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5 Best Multifilament Tennis String: Arm-Friendly Options To Increase Power On The Ball

stringing a tennis racket

Last Updated: June 12, 2024

The best multifilament tennis strings are not hard to come by as long as they are the right fit for your skill level and game style.

So...

What type of players use multifilament strings?

Mostly, players seeking a string that’s gentle on the arms or delivers increased power.

In this comprehensive multifilament tennis strings review, I'll walk you through the best products and how you can make an informed selection whenever you're ready.

Want one ASAP? Consider our top pick, the Head Velocity MLT. It’s affordable, comfortable, and delivers power and nice feedback.

The Five Best Multifilament Tennis Strings Reviewed

1. Head Velocity MLT - Best Overall

HEAD Velocity MLT Tennis String (Set) (Blue, 17)

Head Velocity MLT is not the best multifilament tennis string because it outperforms the others on this list. But because it strikes a balance between price and quality.

It's all you want in a multifilament string with above-average power, comfort, and topspin. Even better, with the increased acceleration, you still get decent control of the ball.

The Head Velocity MLT offers various colors for personalization, such as black, natural, blue, and yellow. Also, it's available in 16 and 17 gauge at the moment, but you may find 15L if they are restocked.

But there's the issue of stretch with this multifilament string. If you don't mind realigning the strings after every power shot you take, then you're good to go. I, for one, make a habit of it and don't see it as a bother.

Needless to say, you get a multi that's gentle on the arms, improves shot acceleration, and has resounding feedback for a juicy price.

Pros

  • Arm friendly 
  • Good bang for your buck 
  • Decent control and topspin
  • Nice feedback and feel
  • Improved power

Cons

  • Plenty of string movement 
  • May lose tension quickly 

Takeaway

The Head Velocity MLT would make a superb string for amateurs with its modest control, power, and superior comfort. If you have high expectations, you are better off crossing or paying more bucks for a more sophisticated multifilament string.

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2. Tecnifibre NRG2 - Best for Power/Ball Acceleration

Tecnifibre NRG2

Tecnifibre NRG2 is one of the best multifilament strings on the market and even rivals the Head Velocity MLT for feel and power.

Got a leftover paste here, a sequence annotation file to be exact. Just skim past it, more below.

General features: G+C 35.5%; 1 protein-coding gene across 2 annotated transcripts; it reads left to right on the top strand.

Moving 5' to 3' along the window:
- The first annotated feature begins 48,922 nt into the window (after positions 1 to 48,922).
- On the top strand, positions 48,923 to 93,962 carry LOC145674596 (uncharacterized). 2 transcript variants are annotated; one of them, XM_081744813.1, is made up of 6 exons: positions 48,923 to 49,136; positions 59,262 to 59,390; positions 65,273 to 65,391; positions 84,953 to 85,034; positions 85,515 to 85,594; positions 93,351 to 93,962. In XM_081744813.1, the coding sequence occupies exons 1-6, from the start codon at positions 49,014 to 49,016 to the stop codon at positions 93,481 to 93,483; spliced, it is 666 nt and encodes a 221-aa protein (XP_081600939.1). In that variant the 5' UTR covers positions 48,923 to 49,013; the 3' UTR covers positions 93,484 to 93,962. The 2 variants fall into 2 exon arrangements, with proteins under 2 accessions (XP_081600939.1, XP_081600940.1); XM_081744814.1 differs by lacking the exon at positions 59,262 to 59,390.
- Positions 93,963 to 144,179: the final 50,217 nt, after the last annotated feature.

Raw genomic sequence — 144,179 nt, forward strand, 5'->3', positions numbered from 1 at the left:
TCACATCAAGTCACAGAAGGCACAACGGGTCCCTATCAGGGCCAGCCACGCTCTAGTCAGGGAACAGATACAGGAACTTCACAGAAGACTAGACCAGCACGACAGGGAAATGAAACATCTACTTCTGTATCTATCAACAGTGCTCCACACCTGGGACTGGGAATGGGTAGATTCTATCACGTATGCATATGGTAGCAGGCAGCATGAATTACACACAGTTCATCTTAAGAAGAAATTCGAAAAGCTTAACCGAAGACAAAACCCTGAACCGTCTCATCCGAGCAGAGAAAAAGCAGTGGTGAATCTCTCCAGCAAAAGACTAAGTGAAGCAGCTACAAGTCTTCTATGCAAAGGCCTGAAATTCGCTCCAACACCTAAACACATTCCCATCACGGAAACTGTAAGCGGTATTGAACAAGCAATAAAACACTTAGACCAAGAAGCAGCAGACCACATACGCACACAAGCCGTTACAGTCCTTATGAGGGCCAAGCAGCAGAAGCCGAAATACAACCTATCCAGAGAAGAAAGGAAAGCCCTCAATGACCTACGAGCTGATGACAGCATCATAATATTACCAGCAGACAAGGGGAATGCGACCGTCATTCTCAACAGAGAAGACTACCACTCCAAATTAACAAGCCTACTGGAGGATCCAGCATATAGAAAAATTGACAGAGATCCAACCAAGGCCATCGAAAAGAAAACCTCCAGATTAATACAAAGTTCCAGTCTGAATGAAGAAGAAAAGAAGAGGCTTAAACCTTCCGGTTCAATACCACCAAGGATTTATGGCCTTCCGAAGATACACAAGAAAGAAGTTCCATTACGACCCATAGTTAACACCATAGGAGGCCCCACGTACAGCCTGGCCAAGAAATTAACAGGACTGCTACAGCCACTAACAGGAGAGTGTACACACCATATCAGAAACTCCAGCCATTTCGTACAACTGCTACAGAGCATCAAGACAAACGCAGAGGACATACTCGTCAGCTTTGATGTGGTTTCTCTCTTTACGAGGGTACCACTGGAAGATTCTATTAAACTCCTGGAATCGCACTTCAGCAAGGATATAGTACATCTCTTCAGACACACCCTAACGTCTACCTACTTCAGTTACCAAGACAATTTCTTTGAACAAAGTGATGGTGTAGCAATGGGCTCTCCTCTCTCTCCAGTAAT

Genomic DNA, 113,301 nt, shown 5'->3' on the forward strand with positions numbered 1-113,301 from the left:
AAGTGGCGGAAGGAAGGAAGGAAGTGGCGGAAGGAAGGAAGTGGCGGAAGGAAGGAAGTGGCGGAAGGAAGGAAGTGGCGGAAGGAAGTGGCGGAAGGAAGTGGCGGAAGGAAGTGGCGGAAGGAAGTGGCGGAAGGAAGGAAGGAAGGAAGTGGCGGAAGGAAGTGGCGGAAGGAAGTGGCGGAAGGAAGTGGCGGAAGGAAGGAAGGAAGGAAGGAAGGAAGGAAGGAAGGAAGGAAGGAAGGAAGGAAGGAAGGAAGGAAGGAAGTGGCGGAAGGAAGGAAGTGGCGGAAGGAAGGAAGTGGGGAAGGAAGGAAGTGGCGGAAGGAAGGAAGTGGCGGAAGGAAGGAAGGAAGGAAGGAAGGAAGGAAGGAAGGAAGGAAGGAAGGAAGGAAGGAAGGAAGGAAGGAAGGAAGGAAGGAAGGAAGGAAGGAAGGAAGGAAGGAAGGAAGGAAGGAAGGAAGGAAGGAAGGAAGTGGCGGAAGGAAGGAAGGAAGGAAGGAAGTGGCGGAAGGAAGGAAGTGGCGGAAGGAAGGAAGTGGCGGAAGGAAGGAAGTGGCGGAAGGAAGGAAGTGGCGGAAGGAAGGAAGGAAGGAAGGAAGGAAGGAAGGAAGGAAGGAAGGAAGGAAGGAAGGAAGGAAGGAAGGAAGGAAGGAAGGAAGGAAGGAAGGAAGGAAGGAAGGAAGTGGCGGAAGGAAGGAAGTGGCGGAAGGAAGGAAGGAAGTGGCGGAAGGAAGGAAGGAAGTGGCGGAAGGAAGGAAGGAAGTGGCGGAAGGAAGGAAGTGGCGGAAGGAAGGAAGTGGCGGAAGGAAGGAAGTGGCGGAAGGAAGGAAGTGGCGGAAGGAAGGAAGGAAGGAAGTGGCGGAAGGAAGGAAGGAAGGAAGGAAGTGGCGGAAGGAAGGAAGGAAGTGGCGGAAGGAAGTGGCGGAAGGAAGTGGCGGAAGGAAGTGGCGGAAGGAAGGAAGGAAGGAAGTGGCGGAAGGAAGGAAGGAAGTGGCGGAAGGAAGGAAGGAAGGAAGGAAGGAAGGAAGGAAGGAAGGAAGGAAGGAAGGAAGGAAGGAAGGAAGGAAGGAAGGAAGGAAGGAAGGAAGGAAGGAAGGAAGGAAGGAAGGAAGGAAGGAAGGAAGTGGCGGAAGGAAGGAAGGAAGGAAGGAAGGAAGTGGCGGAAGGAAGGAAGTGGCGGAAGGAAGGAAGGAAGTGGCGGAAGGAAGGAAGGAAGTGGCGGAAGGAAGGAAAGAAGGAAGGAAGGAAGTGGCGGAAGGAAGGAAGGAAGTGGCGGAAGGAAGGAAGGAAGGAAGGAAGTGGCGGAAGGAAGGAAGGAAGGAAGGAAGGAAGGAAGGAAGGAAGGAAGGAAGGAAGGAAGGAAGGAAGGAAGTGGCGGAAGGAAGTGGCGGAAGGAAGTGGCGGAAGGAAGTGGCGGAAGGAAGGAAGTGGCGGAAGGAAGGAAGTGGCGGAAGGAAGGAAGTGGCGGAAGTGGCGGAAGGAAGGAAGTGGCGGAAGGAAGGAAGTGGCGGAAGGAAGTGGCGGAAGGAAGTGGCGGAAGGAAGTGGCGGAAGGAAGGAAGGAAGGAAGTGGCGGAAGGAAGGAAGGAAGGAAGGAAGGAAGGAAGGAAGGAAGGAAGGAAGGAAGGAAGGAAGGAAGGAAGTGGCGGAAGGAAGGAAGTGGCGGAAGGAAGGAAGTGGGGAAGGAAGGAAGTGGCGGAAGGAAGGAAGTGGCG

The NRG2 is very soft and would serve you topspins if you rely on strings for that. Many even say it feels like a gut string better than the famed Wilson NXT muli.

Despite its power, the NRG2 also has remarkable tension maintenance. It could last a couple of months in playable condition, even if the strings are frayed.

But the 17 gauge only lasts for about a month, which is normal. It's also available in 18 gauge, which is perfect if you're not a hard hitter or play as often.

With a pleasing pop, a giving feel, power, and durability, Tecnifibre NRG2 makes up for what it lacks in a spin. It was even listed as the official string of the ATP World Tour. 

Pros

  • Top choice for power players 
  • Soft feel for ultimate comfort on the arm and elbow
  • Gives a resounding feedback
  • Good value for the price 
  • Strings don't move easily.

Cons

  • No spin assistance. It's all up to your technique and finesse

Takeaway

Tecnifibre NRG2 is the best multifilament string for a player who values power and pop on their shots.

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3. Wilson NXT Comfort - Best for Comfort

Wilson NXT Comfort

From one of the biggest names in tennis equipment, the Wilson NXT Comfort has been one of the best multifilament strings in the game for over 20 years.

As you probably can tell, the most noticeable benefit of this string right off the bat is all-around comfort. It would make a prolific choice for players with recurring arm injury or strain.

Also, NXT gives a resounding pop when you hit shots which is excellent for feedback. As well as a soft rebound regardless of your style of play.

Not to mention, it performs well both for control and power.

However, the major gripe with this string is that it won't last as long as you'd want.

Regardless, pros, intermediates, and amateurs alike flock to the NXT Comfort for what it has to offer. Many players use it as a hybrid with another string that suits their game. For instance, mixed with polyester strings in the mains for longer use. 

Pros

  • Superior feel and cushion on arms
  • Loud pop 
  • Effective on all types of shot

Cons

  • Far from being the most durable multifilament string 
  • Expensive as a lone string due to how fast it breaks 

Takeaway

If you want to experience the ultimate level of comfort while sweating it out on the court, Wilson NXT Comfort is your best bet. But you'd have to pay the price of restringing quicker than you'd imagine.

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4. Head RIP Control - Best for Control

Head RIP Control